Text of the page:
• Breakfast: Studies have provided good evidence that a healthy breakfast leads to better cognitive performance, especially in children.
• Regular meals: Keeping your blood sugar even by eating regularly — about every four hours — will help keep your mood level all day. Conversely, skipping meals and eating erratically will lead to highs and lows. "Your eating pattern, as well as the quality of food you eat, will have a bigger effect on your mood than any one food," says registered dietitian Elizabeth Somer.
• A balanced diet: When the brain is deficient in nutrients, mood and concentration are the first to go. "If a person has a nutritional imbalance, fixing that imbalance will make a positive difference," says John Fernstrom, professor of psychiatry and pharmacology at the University of Pittsburgh School of Medicine.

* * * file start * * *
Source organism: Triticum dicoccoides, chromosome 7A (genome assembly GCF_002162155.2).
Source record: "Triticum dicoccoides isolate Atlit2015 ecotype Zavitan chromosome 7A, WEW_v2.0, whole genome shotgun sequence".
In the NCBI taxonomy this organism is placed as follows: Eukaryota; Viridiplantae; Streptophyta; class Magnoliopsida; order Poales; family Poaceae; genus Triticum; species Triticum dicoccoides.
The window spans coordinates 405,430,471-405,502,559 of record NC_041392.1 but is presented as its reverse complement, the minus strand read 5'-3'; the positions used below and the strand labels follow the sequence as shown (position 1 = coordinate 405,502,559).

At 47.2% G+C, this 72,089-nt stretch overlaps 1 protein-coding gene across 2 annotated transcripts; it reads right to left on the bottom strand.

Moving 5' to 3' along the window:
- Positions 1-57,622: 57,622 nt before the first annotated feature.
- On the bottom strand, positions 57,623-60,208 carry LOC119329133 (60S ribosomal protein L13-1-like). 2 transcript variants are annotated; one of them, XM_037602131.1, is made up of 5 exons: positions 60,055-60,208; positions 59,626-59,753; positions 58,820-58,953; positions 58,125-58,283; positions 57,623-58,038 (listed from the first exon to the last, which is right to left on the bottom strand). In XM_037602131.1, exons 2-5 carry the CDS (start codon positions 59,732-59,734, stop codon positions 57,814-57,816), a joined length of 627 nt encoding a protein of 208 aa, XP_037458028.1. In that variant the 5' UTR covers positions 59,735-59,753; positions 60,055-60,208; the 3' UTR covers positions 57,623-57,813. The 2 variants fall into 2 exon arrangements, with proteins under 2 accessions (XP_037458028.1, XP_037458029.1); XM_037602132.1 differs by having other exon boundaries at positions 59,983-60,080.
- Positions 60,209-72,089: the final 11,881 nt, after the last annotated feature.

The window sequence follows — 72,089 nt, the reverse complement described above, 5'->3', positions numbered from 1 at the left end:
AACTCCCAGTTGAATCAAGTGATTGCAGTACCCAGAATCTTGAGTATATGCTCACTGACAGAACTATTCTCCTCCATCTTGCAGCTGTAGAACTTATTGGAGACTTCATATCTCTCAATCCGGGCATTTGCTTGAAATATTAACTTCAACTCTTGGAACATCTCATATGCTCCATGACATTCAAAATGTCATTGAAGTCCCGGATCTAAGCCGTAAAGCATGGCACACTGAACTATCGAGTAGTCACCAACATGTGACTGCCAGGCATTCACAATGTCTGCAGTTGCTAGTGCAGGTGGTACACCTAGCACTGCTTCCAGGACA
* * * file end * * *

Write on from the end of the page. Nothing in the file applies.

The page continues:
• Exercise and rest: "Eating a healthy diet, exercising and getting enough sleep are what make people feel more alert, focused and energetic," says food researcher Marcia Pelchat of the Monell Chemical Senses Center in Philadelphia. "There is no magic food."
• Believe: "There's nothing wrong with the placebo effect," says Tufts University psychologist Robin Kanarek. "If you think eating more fruits and vegetables will make you feel better about yourself, I recommend it."